Wednesday, October 20, 2010


Telling stories to children helps them to be ready to learn to read at school. Children need lots of experience listening to stories of many different varieties. Stories can be made up or true. They can be written down to told orally. Either way, they are a valuable component of early literacy development. They help children learn to:

- concentrate and focus their attention
- make predictions and comparisons - how does this story compare to other stories your child has heard or their real life experiences?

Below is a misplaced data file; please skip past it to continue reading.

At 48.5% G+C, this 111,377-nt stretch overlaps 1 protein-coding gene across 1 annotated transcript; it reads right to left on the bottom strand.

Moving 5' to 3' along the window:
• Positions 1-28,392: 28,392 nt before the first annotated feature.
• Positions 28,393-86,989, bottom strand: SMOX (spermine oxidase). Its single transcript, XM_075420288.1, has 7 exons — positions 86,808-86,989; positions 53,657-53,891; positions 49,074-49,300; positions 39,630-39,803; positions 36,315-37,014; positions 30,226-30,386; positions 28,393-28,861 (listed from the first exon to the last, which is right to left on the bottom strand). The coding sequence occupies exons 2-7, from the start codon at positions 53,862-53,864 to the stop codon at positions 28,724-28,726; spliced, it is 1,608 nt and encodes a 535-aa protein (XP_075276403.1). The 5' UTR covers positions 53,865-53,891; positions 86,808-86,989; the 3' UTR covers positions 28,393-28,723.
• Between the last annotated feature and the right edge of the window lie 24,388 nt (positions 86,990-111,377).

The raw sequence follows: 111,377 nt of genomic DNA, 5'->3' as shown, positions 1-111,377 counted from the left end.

- use their imagination - they may need to picture the story in their mind if there are no props
- recognize new words - build vocabulary

Here are some tips you can use to keep your child's interest while you're reading:

- be enthusiastic
- use facial expressions
- give voices to characters
- change the tone in your voice (quiet, loud)
- use gestures
- add dramatic sounds ("and the door shut, BANG!"
- pause for effect
- ask your child to help you tell the story by filling in spots or making sounds
- add a surpirse to the ending
- keep it short
- make the story about your child or something they are interested in

Here is the story of The Gingerbread Boy. It is a perfect story for oral storytelling!

SOURCE: Macaulay Child Development Centre, Lullabies to Literacy

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